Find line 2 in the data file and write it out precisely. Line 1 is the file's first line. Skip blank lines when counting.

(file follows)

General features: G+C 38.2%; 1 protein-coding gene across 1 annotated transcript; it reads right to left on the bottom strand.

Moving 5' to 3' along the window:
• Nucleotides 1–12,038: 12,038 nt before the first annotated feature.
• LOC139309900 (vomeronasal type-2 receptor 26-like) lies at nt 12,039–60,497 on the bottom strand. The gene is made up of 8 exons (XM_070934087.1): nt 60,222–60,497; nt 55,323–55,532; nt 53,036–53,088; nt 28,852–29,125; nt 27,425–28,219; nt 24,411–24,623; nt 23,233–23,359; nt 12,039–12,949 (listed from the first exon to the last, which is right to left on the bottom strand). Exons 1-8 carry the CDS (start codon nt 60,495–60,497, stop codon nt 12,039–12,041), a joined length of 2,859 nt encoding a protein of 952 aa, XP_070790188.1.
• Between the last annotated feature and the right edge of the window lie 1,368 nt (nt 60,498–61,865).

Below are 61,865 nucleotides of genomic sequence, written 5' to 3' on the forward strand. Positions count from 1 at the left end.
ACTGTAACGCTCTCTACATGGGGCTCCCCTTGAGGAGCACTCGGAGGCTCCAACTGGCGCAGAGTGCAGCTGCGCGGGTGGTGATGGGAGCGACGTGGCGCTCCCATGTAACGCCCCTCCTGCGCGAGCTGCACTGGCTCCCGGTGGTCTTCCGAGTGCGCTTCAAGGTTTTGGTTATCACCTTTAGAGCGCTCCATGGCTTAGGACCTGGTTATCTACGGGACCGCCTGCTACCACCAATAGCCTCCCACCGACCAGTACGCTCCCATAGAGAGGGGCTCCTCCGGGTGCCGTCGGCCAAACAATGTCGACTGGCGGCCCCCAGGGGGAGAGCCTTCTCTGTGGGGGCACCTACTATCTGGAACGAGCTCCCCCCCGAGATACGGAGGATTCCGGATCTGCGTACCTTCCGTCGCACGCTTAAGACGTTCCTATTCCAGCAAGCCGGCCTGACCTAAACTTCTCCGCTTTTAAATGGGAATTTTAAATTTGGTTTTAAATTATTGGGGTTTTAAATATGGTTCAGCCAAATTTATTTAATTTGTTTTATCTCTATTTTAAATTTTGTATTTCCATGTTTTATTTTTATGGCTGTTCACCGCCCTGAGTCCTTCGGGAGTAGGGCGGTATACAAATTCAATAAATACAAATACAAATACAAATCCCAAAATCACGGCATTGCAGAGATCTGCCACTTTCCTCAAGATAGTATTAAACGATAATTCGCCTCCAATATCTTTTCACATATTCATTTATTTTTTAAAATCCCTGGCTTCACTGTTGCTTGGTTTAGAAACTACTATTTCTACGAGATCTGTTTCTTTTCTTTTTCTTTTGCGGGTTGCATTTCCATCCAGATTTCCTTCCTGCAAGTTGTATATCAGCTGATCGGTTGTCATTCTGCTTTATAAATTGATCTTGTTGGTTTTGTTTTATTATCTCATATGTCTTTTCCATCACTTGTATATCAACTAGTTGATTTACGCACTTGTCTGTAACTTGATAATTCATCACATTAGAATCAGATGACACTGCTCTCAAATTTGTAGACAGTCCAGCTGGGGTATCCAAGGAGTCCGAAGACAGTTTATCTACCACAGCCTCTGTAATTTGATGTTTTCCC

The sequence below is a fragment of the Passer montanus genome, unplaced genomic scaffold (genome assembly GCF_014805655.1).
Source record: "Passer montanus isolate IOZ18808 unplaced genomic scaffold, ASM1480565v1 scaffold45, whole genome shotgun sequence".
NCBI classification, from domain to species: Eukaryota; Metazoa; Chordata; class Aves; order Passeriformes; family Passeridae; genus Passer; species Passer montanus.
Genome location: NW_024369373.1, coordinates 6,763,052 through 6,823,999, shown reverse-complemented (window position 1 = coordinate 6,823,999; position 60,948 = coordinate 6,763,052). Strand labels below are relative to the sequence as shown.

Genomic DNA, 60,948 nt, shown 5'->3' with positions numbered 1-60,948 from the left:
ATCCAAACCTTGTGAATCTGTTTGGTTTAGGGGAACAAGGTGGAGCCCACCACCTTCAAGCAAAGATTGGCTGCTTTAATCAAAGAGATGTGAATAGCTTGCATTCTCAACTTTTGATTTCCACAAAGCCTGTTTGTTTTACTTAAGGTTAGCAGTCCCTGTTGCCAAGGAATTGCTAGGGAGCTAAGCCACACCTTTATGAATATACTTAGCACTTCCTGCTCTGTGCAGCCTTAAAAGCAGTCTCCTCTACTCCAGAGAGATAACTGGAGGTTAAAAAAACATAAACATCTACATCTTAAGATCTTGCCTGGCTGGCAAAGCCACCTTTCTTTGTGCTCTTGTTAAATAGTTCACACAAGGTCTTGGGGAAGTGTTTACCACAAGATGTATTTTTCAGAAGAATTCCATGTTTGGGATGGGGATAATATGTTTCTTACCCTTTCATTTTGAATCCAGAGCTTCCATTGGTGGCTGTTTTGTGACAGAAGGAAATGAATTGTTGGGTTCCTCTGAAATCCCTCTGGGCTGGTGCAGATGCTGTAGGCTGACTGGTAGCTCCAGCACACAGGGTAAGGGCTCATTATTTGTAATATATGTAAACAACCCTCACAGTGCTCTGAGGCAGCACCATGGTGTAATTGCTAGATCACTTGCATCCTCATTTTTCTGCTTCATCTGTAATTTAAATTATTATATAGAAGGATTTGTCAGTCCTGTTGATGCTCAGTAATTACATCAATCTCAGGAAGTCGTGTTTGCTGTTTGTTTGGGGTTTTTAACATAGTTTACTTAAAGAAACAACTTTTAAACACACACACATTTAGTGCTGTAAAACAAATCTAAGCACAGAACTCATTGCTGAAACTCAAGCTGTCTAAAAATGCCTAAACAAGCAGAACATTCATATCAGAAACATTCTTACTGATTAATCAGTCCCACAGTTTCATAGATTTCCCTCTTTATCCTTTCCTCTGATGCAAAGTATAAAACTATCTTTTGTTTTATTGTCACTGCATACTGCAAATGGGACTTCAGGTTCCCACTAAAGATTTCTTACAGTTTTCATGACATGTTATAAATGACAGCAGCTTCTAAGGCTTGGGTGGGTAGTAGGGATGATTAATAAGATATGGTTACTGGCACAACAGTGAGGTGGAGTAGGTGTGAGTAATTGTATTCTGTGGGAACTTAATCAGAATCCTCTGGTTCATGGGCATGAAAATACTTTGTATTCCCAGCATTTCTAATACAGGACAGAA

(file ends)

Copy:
Moving 5' to 3' along the window: